Introduction to Modern Cryptography: Principles and Protocols (Chapman & Hall/CRC Cryptography and Network Security Series)

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3.3 CS 201: Introduction to Cryptography Fall Quarter, 2007 Instructor: Stanislaw Jarecki Class time: M-W, 3:30-5 Room: ICS 243 Prerequisites: ICS 6A and ICS 161/261, also see below Textbook: Jonathan Katz, Yehuda Lindell,"Introduction to Modern Cryptography". Office hours: Tuesday and Thursday 10:30-12. I'm also usually around most of the time, except lunch hour and 2-3 MWF when I teach ICS.6D, and you are welcome to stop by anytime. I always keep an open door and if I'm talking to someone I can interrupt and answer a quick question or at least arrange some other time you can stop by. You can also email me first at [email protected] , or check if I'm in my office before you come, at extension x4-8878. I very much encourage you to use the office hours and ask me to explain things you don't understand. Course Schedule: Week Dates Homewor k Subjects Reading Week 1 Oct 1 Intro to Modern Cryptography Classical Cryptosystems Chapter 1 (except section 1.3, which is optional) Chapter 2 (except section 2.4, which is optional) Week 2 Oct 8 Hmw1 / Solutions1 Private-Key Encryption: Definition and its Implications Chapter 3, Sections 3.1 and 3.2. In Wednesday lecture we gave as one implication the hardness of predicting any particular bit of a random plaintext. This proof is in the textbook as a proof of Claim 3.10.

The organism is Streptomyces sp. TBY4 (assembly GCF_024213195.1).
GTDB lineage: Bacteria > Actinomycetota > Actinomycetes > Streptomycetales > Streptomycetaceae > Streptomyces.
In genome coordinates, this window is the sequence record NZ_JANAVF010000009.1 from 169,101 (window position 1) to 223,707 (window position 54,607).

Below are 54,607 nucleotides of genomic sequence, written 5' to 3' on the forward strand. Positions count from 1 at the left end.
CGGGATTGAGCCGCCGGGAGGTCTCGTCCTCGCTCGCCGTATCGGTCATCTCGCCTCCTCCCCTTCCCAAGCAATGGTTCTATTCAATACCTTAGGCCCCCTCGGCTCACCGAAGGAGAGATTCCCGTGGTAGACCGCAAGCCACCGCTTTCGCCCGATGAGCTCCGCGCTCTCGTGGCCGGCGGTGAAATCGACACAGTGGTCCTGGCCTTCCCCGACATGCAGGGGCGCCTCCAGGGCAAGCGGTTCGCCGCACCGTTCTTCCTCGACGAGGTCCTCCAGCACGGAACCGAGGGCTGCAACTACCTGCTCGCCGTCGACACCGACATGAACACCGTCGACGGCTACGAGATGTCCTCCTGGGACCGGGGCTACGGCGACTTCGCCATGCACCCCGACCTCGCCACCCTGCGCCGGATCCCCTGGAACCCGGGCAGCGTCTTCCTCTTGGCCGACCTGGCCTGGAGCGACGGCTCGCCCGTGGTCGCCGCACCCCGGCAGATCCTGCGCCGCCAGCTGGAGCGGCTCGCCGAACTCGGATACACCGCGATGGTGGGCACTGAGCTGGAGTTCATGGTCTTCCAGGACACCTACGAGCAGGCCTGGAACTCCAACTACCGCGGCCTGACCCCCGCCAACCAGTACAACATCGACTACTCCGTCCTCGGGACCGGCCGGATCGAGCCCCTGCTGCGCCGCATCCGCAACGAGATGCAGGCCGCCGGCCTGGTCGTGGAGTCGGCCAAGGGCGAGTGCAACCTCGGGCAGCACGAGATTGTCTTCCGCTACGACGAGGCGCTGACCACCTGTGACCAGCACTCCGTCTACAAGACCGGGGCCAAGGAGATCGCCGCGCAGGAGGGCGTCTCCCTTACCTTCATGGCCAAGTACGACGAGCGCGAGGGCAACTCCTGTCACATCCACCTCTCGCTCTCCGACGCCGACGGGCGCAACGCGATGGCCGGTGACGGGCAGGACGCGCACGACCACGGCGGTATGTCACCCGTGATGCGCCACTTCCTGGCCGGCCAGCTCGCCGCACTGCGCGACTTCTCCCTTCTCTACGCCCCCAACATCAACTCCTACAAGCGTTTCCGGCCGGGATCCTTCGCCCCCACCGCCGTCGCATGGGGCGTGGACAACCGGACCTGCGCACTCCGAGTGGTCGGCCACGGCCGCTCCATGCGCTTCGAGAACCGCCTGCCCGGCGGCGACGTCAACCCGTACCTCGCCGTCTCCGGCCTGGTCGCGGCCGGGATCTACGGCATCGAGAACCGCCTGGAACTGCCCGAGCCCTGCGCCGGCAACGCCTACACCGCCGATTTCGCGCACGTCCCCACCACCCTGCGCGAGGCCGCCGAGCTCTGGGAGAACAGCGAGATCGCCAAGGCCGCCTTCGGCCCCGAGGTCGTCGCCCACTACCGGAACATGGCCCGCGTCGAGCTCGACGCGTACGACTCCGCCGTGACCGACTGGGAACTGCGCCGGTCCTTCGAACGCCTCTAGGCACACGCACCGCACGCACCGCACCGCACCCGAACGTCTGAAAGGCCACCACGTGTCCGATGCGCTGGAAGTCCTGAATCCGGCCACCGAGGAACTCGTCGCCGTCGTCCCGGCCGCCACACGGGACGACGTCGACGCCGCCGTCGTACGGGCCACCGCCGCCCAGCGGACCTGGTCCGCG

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Week 3 Oct 15 Pseudorandom Number Generator Encryption of Fixed- Length Messages Stream Cipher Sections 3.3 and 3.4 Week 4 Oct 22 Hmw2 / Solutions2 Chosen Plaintext / Ciphertext Security Pseudorandom Functions (Strong) Pseudorandom Permutations Modes of Operation of a Block Cipher Sections 3.5 - 3.7, example of hybrid argument in the proof of proposition 3.22 Week 5,6 Oct 29 – Nov 5 Hmw3 Message
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